Sydney Waitley has given her dad, David, plenty of Father’s Day presents over the years. But this year, she says there’s no way to repay the gift he gave her just before Christmas — his own kidney.
“It was very emotional for me,” says Sydney, 22. “He literally gave a piece of himself. I was so thankful, and also so glad.”
The surgery at Sharp Memorial Hospital was just another chapter in the family’s remarkable history. Sydney is one of four identical quadruplets, the odds of which are somewhere around 1 in 11 million. When the girls were born, David and his wife, Heidi, already had three daughters at home, so the couple found themselves parents to seven daughters — all under the age of 8.
The quadruplets were born three months early at Sharp Mary Birch Hospital for Women & Newborns — weighing only about 2 pounds each — and spent three months in the Neonatal Intensive Care Unit (NICU). Doctors were initially concerned about Sydney’s kidney function, but it improved by the time she and her sisters went home.
Sydney felt healthy until she went away to college a few years ago. Before classes even started, she grew seriously ill and was diagnosed with chronic kidney disease.
She moved home to focus on her health, and it soon became clear she would need a transplant. Though her sisters were willing to donate, Sydney’s father stepped up to spare his daughters from undergoing the donor surgery.
“It was an easy decision for me,” says David, 54. “I think most parents would cherish the opportunity to give.”
David was one of 31 living donors who gave a kidney in 2016 at Sharp Memorial, which performs more of these procedures than any other hospital in San Diego.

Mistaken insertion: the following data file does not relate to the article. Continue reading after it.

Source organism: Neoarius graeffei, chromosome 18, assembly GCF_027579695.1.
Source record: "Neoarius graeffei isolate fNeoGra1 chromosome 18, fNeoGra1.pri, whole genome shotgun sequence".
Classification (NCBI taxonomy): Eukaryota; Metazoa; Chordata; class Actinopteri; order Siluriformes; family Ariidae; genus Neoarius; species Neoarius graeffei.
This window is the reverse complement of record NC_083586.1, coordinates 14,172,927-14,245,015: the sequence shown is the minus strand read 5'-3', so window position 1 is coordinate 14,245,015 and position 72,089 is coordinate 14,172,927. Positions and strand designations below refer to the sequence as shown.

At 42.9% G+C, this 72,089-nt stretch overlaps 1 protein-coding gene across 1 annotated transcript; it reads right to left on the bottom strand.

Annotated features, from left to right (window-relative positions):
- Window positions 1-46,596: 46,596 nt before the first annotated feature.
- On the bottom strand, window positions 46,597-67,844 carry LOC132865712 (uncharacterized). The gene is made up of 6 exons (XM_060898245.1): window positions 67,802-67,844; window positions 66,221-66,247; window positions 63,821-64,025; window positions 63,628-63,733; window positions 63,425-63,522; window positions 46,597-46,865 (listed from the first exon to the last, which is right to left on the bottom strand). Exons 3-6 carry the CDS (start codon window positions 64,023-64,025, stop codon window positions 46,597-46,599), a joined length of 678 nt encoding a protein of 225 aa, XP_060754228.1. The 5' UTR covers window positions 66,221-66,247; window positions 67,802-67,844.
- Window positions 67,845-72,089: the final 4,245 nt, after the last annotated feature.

Nationwide, nearly 100,000 people are in need of a new kidney. Without living donors, people with kidney failure often wait five to 10 years for an organ from a deceased donor, some dying during the wait.
The benefits of living donation are numerous. Besides shortening the wait time for others on the organ waiting list, long-term survival rates for patients are significantly better for transplants from living donors compared with transplants from deceased donors.
Sydney says her transplant experience inspired her to go into the medical field, and she recently completed training to become an emergency medical technician (EMT).
“I’m so thankful that I am alive and that my dad was part of that,” Sydney says.
For the news media: To talk with the Waitleys about their living kidney donation for an upcoming story, contact Erica Carlson, senior public relations specialist, at firstname.lastname@example.org.